WASHINGTON.- The International Monetary Fund (FMI) has reduced it's projections for economic growth in Mexico, cutting it down from 2.9% to 1.2% this year, due to the fall in public spending and the lower demand from the United States during the first semester, which of course doesn't mean there cannot be an upturn in 2014.
In their report about “Global Economic Perspectives”, which was published this week, FMI assures that the second Latin American economy could close around 3% in the next year thanks in part “to improvements of Manufacturing backed up by the recovering demand from the United States”, public spending and the results from structural reforms.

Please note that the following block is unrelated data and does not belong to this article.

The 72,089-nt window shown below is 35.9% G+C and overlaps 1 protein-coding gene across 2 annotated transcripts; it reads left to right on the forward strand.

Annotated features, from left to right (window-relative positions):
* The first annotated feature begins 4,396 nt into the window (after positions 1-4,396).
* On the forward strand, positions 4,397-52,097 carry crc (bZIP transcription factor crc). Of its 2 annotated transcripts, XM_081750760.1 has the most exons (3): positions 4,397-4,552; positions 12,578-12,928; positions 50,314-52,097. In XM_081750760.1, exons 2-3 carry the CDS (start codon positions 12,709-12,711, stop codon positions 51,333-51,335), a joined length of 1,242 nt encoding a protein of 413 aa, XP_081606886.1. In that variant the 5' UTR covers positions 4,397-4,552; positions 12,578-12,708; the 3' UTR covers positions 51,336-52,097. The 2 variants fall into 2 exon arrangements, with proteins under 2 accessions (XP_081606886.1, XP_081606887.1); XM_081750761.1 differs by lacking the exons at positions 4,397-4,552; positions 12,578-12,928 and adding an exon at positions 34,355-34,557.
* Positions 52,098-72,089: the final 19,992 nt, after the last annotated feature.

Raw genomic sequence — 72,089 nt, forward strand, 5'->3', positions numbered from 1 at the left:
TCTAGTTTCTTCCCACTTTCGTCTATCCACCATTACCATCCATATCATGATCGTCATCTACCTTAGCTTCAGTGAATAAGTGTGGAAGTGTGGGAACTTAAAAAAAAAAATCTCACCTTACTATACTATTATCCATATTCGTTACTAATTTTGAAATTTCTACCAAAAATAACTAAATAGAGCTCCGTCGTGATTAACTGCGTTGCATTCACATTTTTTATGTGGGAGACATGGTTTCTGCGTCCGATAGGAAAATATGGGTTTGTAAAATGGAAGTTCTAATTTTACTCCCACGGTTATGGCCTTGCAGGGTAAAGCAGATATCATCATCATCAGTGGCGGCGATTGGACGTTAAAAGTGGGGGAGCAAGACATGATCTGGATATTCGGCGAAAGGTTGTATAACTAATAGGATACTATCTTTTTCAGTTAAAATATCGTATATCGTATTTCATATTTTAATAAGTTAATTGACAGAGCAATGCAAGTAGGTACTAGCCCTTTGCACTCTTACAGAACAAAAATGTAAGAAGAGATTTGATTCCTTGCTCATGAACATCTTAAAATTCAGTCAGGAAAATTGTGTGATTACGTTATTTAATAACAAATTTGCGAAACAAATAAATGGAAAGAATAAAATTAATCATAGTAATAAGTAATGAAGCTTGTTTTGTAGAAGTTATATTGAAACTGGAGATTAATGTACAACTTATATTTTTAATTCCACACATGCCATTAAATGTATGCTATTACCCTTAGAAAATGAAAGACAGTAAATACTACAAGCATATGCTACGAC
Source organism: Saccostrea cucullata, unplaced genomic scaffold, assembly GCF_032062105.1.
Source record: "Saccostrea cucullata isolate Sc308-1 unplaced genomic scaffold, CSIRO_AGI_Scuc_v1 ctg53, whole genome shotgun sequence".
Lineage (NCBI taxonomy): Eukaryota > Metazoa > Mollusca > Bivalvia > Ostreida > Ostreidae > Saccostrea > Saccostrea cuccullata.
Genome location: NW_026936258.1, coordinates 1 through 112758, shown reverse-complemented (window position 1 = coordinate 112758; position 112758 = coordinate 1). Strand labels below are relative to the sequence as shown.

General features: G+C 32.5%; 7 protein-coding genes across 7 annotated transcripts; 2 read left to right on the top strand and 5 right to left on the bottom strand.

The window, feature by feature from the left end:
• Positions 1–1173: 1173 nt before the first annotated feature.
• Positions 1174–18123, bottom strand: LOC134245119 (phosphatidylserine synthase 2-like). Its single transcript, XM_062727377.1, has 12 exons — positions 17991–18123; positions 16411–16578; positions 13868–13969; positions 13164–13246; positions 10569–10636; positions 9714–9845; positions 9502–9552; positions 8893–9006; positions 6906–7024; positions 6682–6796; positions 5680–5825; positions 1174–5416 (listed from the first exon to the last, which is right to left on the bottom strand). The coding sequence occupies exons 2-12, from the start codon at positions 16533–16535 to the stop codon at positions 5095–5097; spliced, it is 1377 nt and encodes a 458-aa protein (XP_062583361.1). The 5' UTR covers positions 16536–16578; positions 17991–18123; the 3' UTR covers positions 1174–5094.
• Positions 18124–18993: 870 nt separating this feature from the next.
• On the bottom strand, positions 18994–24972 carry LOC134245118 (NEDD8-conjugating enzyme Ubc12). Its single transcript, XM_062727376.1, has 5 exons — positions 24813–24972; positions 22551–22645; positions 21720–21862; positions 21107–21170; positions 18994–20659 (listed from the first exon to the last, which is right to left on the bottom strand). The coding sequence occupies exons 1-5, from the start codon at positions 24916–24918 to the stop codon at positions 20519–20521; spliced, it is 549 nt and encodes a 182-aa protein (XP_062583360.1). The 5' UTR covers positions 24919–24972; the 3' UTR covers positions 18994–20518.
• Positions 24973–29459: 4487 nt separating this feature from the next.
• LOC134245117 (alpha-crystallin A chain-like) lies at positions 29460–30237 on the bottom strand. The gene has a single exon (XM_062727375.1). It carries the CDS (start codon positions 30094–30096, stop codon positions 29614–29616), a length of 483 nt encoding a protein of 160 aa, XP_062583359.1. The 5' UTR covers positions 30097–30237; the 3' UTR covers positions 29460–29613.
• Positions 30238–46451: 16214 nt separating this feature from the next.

These reforms allow FMI to foresee Mexico's annual economic growth, estimating that it will maintain itself around 3.5% and 4%.
The President of Mexico, Enrique Peña Nieto, started his presidential term in December of last year, with a series of reforms planned for the energetic and financial sectors, economic competition as well as other reforms related to public safety and law enforcement.
FMI places their growth projections for Latin America until 2014 to stay around 3%, slightly below what was projected in July, keeping in mind that there are “downturn risks” which require close attention.
In general terms FMI recommends to continue consolidating competition in all of Latin America, as well as increasing productivity and savings, without reducing investment.
It also reminds people of the exposition of developed economies or China, which could make the greater economies in Latin America face a more adverse scenario.